Second briefings day always in Barcelona. For the first talks of the day, I decided in last minute to change my wishlist. I attended the presentation of Thai Duong and Juliano Rizzo called “Practical crypto attacks against web applications“. Their started from a common error in security: “encryption is not authentication”. To maintain data integrity, encrypted messages must be authenticated. This was not the smoothest choice to start the day after a (too) short night! My brain was fucked up by too much mathematics. But, I meet Thai and Juliano later during the day and had a talk with them. (Note to myself for the next conf: avoid crypto presentations after lunch or at beginning of the day)
Then, I attended a very interesting talk performed by three (!) people: Mario Vuksan, Tomislav Pericin and Brian Karney. Mario is an independent security researcher, Tomislav is the author of the book “the art of reversing”. During their talk named “Hiding in the familiar“, they demonstrate how data can be hidden in popular file formats like archives (zip, 7zip, rar, etc). This is called “steganography“. And if data can be hidden, it can be done for evil purpose. But at this time, malicious data can only be hidden in an archive and not automatically executed… until? When this will be possible, mad things will happen. At the moment, around 600 tools are already available on the Internet to perform steganography! They store data mainly into media files (pictures, videos, mp3). Data can also be hidden in SFS (“Steganography File System) like Truecrypt. The guys demonstrated a new way to hide files in archives like RAR, CAB or 7Zip. They disclosed 15 vulnerabilities which can be used for this purpose. Note that data can also by hidden on Microsoft OOXML files. They demonstrated a tool called NyxEngine which helps to analyze archive files for malicious contents. It can be compared to PDFiD which do the same for PDF files.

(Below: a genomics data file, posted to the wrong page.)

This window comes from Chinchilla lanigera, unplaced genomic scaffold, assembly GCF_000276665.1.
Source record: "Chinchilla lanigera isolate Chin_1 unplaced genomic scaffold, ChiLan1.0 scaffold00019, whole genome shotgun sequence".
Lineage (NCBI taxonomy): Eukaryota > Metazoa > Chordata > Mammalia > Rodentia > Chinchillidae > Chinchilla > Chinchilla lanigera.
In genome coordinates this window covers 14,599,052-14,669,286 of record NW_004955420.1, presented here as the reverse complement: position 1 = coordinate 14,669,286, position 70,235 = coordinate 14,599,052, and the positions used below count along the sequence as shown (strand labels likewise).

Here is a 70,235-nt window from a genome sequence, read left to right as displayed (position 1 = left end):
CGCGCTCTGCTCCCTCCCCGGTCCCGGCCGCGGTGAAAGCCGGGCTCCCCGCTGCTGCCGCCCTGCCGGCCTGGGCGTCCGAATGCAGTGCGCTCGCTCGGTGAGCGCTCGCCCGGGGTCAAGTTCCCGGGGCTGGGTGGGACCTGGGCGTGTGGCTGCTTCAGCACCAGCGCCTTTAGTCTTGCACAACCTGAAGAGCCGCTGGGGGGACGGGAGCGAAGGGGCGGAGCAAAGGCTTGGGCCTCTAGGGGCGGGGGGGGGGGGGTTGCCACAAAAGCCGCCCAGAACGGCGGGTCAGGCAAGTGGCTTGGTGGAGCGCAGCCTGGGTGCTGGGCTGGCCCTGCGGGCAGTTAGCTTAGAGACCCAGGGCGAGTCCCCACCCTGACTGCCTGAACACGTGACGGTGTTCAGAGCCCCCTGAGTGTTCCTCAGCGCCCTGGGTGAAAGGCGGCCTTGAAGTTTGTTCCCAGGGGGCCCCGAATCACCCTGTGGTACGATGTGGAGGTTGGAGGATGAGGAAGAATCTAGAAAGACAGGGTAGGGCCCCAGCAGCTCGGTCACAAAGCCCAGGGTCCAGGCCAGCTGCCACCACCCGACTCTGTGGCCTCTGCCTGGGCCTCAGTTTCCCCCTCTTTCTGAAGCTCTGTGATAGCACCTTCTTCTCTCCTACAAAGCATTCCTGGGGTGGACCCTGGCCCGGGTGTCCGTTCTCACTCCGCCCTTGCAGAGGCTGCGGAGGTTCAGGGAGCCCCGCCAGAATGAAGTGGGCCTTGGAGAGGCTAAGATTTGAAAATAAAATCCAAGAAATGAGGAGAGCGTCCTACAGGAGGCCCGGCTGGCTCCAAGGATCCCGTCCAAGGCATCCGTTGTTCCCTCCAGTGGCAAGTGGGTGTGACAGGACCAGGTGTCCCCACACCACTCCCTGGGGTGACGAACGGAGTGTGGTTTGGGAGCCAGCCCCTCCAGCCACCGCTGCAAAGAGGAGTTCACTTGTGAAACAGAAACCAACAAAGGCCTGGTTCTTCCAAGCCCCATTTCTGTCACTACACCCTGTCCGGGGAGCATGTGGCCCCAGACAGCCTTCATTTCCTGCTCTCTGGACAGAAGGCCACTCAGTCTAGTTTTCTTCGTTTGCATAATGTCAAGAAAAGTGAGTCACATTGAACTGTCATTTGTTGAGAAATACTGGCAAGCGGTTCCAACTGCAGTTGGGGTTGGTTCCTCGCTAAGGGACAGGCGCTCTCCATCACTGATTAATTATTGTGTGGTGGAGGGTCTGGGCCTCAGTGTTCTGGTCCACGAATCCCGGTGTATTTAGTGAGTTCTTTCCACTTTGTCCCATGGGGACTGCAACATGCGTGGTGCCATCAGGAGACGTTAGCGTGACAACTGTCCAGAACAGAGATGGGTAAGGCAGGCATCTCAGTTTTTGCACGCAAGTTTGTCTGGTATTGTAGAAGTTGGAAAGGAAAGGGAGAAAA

After the lunch, back to the last sessions for the 2010 edition! My choice was “Targeted attacks: From being a victim to counter attacking“. Andrzej Dereszowski, a forensic analyst and incident handler, performed an analyze of a targeted attack. Nice research job. He explained how a malware can be analyze to exploit its control-center. He also explained how such malwares use RAT (Remote Access Tools) to take control of the infected hosts.
“Surviving your phone: Protecting mobile communications with Tor“, by Marco Bonetti was nice. Marco created the Slackintosh distribution (Slackware for PowerPC). Tor is a well know tool which help you to keep your anonymity while connected on the Internet. But Tor is not a bullet-proof solution. Browsers become more and more complex and allow users tracking via features like geolocation. Unfortunately, I missed most of the presentation due to practical issues (see below). Just an important note about Tor on mobile phones: it’s a battery-killer application! Due to the intensive CPU usage to (de)encrypt packets.
And finally, the last talk which was on my wishlist since the schedule was published: “Virtual forensics” by Christiaan Beek. Virtualization became a buzz for a while. Everything tends to be virtualized today: servers, desktops, appliances, etc. But how to perform forensics investigation when facing a virtualized (complex) environment? Christiaan explained the issues that forensics investigators can face with virtualized servers: Not all organizations are happy to shutdown ESX servers to analyze a VM. The fact that “users” are also moving to virtualization on their desktop to hide malicious activity like terrorism. Three solution were reviewed: Citrix, VMware and Windows 7. Yeah, Windows 7 also comes with its own solution.
But maybe the most important news of the day is the vulcano eruption in Islands! A ash cloud is moving toward Europe and most airspaces have been closed. Most part of the hackers present at the conference are blocked in Barcelona!